Six Ohio State researchers win CAREER awards from NSF

May 26, 2001

COLUMBUS -- Faster drug development, improved computer vision, safer disposal of chemical warfare agents -- all of these could result from the work of Ohio State University faculty members, who each recently received a prestigious award from the National Science Foundation.

Six junior faculty have earned NSF's Faculty Early Career Development (CAREER) award, which recognizes a young researcher's dual commitment to scholarship and education. Together, the researchers garnered more than $2.5 million in CAREER funding, to be awarded over the next five years.

"These awards confirm that our young faculty are among the best in the nation," said Brad Moore, vice president for research.

"They are leaders in creating the new research and educational programs that will attract the world's best students. These young faculty are defining a truly bright future for OSU."

The following Ohio State faculty were named to receive CAREER awards:

Helen M. Chamberlin, of CLINTONVILLE (43214), assistant professor of Molecular Genetics, will receive $500,000 for her study of evolutionary change in gene regulation.

She wants to know how and why genes turn on and off, and what this means to organisms which look similar, yet have subtle differences in their genetic code. Gene placement can sometimes change how an organism looks and functions, and researchers want to know how those changes occur - and what they mean - at the molecular level.

By studying two species of worms - C. elegans and C. briggsae - Chamberlin hopes to gain insight into why the same gene in each worm is expressed differently. Her work could eventually provide evidence for the precise molecular changes that take place during evolution.

Mark P. Foster, of DUBLIN (43017), assistant professor of biochemistry, will receive $500,000 to study enzyme dynamics.

Enzymes are molecular machines responsible for facilitating and carrying out chemical reactions in the body, such as digesting food and repairing chromosomes. Enzymes are also the target of many medications used to treat bacterial and viral infections as well as cancer and hypertension.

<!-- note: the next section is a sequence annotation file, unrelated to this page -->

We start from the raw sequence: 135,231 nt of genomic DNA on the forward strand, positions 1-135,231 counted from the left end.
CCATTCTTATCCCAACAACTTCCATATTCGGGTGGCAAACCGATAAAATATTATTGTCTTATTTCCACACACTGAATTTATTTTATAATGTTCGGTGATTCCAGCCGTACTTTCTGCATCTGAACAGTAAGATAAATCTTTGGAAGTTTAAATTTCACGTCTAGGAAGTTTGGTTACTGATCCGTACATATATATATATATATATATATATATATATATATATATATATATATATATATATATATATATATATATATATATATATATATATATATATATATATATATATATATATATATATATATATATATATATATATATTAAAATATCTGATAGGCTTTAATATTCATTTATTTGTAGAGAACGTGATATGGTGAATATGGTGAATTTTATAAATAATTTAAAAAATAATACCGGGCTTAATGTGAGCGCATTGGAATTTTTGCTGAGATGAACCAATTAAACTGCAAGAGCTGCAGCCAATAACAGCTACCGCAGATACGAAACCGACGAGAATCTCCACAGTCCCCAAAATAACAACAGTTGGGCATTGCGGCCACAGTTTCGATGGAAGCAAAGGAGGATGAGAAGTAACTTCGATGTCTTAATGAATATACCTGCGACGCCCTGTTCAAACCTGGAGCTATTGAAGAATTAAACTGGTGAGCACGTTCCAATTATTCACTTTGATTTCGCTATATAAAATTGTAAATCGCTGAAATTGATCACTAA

Foster wants to understand how enzymes move. By understanding their motion, researchers can in turn develop medications in a more efficient manner. They could formulate a drug's makeup based on the structure and movement of the target enzyme, for example, which would drastically cut down on the time spent looking for plant compounds that might serve the same purpose.

Researchers could also potentially use this information to engineer new enzymes that could be used in applications from gene therapy to bioremediation.

Rabi Mishalani, assistant professor of civil and environmental engineering and geodetic science, will receive $375,000 to address the problem of deteriorating transportation infrastructure systems. Roadways, bridges, railways, and airstrips wear down over time.

Daily use and exposure to the elements eventually cause such facilities to crumble if not maintained properly. Mishalani is developing mathematical models and methods that will help managers and engineers inspect infrastructure systems more effectively and make sound maintenance decisions.